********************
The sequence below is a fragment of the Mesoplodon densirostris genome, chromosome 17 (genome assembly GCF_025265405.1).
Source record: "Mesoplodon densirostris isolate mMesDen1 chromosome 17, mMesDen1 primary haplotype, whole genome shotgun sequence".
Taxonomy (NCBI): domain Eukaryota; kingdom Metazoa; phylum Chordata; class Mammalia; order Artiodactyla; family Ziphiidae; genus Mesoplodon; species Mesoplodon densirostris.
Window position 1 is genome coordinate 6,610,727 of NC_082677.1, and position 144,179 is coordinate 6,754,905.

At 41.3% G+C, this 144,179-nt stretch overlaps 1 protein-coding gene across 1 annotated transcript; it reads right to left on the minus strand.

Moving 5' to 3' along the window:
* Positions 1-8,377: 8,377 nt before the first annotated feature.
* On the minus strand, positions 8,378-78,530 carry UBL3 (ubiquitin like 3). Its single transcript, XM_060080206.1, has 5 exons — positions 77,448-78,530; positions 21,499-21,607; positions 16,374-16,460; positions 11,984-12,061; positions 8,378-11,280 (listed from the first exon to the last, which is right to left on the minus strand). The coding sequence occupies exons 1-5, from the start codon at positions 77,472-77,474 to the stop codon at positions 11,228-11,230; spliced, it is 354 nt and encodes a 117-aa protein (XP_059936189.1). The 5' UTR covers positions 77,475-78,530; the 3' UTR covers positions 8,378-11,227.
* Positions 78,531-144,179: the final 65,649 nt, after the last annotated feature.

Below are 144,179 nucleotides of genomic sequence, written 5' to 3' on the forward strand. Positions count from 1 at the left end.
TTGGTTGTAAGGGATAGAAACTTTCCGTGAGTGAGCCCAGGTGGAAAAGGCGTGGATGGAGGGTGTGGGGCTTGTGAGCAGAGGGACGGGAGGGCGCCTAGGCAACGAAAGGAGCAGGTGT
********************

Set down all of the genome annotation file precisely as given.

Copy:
The sequence below is a fragment of the Mesoplodon densirostris genome, chromosome 17 (genome assembly GCF_025265405.1).
Source record: "Mesoplodon densirostris isolate mMesDen1 chromosome 17, mMesDen1 primary haplotype, whole genome shotgun sequence".
Taxonomy (NCBI): domain Eukaryota; kingdom Metazoa; phylum Chordata; class Mammalia; order Artiodactyla; family Ziphiidae; genus Mesoplodon; species Mesoplodon densirostris.
Window position 1 is genome coordinate 6,610,727 of NC_082677.1, and position 144,179 is coordinate 6,754,905.

At 41.3% G+C, this 144,179-nt stretch overlaps 1 protein-coding gene across 1 annotated transcript; it reads right to left on the minus strand.

Moving 5' to 3' along the window:
* Positions 1-8,377: 8,377 nt before the first annotated feature.
* On the minus strand, positions 8,378-78,530 carry UBL3 (ubiquitin like 3). Its single transcript, XM_060080206.1, has 5 exons — positions 77,448-78,530; positions 21,499-21,607; positions 16,374-16,460; positions 11,984-12,061; positions 8,378-11,280 (listed from the first exon to the last, which is right to left on the minus strand). The coding sequence occupies exons 1-5, from the start codon at positions 77,472-77,474 to the stop codon at positions 11,228-11,230; spliced, it is 354 nt and encodes a 117-aa protein (XP_059936189.1). The 5' UTR covers positions 77,475-78,530; the 3' UTR covers positions 8,378-11,227.
* Positions 78,531-144,179: the final 65,649 nt, after the last annotated feature.

Below are 144,179 nucleotides of genomic sequence, written 5' to 3' on the forward strand. Positions count from 1 at the left end.
TTGGTTGTAAGGGATAGAAACTTTCCGTGAGTGAGCCCAGGTGGAAAAGGCGTGGATGGAGGGTGTGGGGCTTGTGAGCAGAGGGACGGGAGGGCGCCTAGGCAACGAAAGGAGCAGGTGT